Even without full-blown reform of the state’s Public Employees Retirement System pension rules, there are small changes to be made that could save the system money and make it more equitable. State Rep. Gene Whisnant, R-Sunriver, has found one of those changes and will introduce a bill to effect it in next year’s short legislative session.
Call it the “Mike Bellotti Pension Reform Act,” if you wish.
Bellotti, the former University of Oregon football coach and athletic director, collects more than $45,000 per month in PERS benefits, based on a final salary of more than $1.3 million a year. But there’s a catch. Only $299,000 of that sum actually came in salary from the University of Oregon. Much of the rest came from outside sources but was included when the state calculated Bellotti’s retirement benefit.
Thus, Bellotti, in his final years at UO, received endorsement money from Nike and the Oregon Sports Network, according to The Oregonian. In addition, there were ticket sales incentives and other perks that boosted his final salary.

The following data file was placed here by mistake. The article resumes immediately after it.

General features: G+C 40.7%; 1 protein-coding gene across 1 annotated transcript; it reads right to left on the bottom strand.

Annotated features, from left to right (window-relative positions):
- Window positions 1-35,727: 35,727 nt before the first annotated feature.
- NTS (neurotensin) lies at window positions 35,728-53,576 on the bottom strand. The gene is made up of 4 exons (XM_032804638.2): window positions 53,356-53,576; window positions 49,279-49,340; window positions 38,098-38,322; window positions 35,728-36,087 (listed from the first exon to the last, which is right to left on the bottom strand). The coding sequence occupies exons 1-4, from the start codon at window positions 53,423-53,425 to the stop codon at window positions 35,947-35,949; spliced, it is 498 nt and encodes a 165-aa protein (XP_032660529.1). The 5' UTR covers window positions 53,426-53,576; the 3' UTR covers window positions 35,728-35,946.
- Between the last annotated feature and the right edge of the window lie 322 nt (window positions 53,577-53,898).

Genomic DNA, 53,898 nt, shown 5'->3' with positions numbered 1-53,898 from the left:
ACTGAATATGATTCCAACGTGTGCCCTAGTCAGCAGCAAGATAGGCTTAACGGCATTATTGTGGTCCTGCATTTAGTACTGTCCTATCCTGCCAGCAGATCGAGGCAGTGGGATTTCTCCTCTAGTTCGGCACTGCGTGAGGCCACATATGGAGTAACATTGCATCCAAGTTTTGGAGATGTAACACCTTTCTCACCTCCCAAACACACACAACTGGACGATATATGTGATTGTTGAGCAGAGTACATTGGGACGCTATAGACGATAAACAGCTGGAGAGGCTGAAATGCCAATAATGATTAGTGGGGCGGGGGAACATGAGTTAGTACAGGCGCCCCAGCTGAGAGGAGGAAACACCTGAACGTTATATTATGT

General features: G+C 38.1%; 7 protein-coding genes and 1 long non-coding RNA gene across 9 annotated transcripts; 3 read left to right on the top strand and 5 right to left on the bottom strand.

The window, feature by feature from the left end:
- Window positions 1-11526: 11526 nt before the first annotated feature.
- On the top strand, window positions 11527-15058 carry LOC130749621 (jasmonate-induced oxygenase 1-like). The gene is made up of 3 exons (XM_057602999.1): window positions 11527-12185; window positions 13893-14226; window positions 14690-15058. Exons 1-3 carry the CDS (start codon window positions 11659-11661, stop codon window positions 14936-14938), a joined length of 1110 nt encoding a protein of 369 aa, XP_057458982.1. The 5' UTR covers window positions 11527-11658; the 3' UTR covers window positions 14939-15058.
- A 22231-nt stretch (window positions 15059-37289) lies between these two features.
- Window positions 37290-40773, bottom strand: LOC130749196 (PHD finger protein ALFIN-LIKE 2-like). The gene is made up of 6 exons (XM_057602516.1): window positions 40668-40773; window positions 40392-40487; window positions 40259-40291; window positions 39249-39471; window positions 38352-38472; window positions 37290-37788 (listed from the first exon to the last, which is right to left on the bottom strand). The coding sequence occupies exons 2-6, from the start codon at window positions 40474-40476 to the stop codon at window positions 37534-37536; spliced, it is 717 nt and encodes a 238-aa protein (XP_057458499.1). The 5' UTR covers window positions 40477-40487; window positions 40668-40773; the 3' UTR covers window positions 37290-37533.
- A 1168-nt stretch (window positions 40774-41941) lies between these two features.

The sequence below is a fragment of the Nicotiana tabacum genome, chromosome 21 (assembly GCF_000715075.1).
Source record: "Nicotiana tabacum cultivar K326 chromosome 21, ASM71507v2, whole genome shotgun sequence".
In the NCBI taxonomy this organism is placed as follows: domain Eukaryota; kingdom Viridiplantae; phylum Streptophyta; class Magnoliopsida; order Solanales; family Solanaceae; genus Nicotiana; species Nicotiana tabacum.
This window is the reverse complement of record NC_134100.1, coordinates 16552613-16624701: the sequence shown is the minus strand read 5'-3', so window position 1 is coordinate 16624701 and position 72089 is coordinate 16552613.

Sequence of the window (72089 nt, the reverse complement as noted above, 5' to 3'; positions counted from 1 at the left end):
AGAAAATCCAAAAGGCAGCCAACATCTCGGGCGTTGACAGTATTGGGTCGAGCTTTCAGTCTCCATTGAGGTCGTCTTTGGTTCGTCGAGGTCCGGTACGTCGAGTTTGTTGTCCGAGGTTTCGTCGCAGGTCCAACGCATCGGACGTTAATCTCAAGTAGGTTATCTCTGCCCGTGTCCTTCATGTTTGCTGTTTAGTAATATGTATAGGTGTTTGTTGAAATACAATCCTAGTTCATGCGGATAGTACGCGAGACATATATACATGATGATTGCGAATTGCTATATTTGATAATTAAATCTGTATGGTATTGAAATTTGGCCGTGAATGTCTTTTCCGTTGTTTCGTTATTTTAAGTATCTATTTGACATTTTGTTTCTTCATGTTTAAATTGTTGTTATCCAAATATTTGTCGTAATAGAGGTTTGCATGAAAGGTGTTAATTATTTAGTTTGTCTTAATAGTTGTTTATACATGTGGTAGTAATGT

It’s worth remembering that Bellotti, while he’s the beneficiary of a system that allows Oregon’s public employees to boost their final salaries with money from outside sources, did not game the system. State law says universities and community colleges must adopt standards governing outside income; it does not prevent that income from being lumped in with regular wages when calculating PERS benefits.
Whisnant’s bill would change that by making it clear that money from outside work, even if it must be approved by the university, cannot be counted as part of a public employee’s salary.
The change would not automatically erase PERS’s financial problems, to be sure. The system’s unfunded liability, currently pegged at more than $25 billion, won’t change much if Whisnant’s bill is approved.
What the bill will do is close a gaping PERS loophole. Whisnant’s bill should be approved.